Because it’s played in a much more confined space than field polo with solid walls rather than tiny boards that can easily be jumped over, arena polo can really improve your riding and balance. After all, it takes less than half the time it takes outside to get from one end of the arena to the other; now add the game to that and equals a lot of stopping and turning and if you’re not balanced on your horse all those tricky maneuvers will have a way of letting you know…and fast. There’s no getting away with anything in the arena. Whereas outside, horsepower and speed play a role in the success of any particular player, inside it’s nearly impossible to outrun your opponent because within seconds you’ll both hit a wall and have to stop and turn. Take your game inside and you’ll see just how much you got away with outside on that big huge grass field when it came to your balance and riding.

4.     It can help to teach young horses to play the game

At the Toronto Polo School, we often use arena polo not only as a way to teach our beginner players how to play the game but also our polo ponies in training. With the arena being a controlled environment it’s a good way to test a pony’s skills before unleashing it outside on the field, very much the same logic that is used for beginner players. And the similarities between ponies in training and players in training don’t stop there, the arena teaches the same fundamentals of balance, stopping and turning to the ponies that it teaches to players. A young pony that has played an arena season will be a much more maneuverable and experienced horse when it’s unleashed onto those big grass fields come spring.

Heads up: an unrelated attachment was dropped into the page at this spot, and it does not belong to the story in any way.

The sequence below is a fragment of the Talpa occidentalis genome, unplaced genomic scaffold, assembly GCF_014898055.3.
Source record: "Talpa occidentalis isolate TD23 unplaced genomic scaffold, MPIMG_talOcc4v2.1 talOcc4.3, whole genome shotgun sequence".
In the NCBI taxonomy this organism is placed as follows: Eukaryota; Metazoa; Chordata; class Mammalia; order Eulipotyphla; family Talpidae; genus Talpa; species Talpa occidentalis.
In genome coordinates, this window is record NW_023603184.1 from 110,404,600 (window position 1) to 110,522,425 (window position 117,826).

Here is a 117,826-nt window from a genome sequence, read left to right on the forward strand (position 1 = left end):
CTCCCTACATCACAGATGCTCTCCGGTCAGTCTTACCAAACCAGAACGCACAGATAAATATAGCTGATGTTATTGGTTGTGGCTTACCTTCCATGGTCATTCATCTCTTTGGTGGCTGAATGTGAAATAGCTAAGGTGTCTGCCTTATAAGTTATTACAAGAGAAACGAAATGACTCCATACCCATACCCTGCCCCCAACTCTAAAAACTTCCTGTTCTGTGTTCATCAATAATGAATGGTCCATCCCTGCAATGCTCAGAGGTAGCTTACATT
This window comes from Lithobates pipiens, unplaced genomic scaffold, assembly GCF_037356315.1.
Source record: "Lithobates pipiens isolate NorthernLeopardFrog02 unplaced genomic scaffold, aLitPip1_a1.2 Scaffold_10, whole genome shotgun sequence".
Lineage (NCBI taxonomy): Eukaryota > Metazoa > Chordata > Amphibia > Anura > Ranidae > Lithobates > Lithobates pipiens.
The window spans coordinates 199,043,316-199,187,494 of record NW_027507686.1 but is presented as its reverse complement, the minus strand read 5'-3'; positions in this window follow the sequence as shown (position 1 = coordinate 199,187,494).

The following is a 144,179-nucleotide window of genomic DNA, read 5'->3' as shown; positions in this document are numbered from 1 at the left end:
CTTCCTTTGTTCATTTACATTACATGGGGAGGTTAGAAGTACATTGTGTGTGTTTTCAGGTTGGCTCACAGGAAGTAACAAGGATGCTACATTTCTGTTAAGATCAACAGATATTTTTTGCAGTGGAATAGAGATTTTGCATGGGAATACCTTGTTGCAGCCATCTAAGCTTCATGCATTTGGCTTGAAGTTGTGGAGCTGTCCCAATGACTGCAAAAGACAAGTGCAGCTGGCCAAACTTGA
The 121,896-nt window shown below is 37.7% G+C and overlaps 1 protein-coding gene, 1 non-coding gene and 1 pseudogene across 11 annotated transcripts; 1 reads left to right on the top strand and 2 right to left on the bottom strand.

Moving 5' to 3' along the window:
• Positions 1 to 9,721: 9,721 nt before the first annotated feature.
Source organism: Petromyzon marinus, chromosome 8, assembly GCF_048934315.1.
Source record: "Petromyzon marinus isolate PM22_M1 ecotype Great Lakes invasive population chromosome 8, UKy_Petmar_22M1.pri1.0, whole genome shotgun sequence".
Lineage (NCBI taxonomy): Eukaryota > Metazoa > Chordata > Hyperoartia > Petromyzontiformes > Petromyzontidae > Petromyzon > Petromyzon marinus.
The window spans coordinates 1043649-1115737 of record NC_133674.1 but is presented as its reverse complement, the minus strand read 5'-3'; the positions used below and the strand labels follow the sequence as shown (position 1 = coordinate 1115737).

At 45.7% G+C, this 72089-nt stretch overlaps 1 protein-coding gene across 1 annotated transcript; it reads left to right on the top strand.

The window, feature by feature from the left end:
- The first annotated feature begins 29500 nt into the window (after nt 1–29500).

Photo of Polo Pony in Training, Paris

Photo of Polo Pony in Training, Paris

5.     It teaches you to stop and think

Outside, a player that is a strong rider and comfortable at speed will be able to get away with a lot assuming they can somewhat reliably hit the ball. The cushion of an extra few acres makes all the difference. However; in the arena, it’s a different story, no matter how strong a rider a player may be, they still have to be able to think through plays and their moves before they make them, we at the Toronto Polo School call it ‘stopping and thinking’. The confined space means that there is always an opponent within reach and suddenly a nice tail shot won’t be enough to get you out of trouble. Not to mention, assuming you follow the rules and stay safe the name of the game is control not speed. And the number one rule we have when you get possession of the ball is to stop what you’re doing (maybe not literally) and look around; determine where your teammates and opponents are, think about what your options are and then make your move. And there you have it; the stop and think.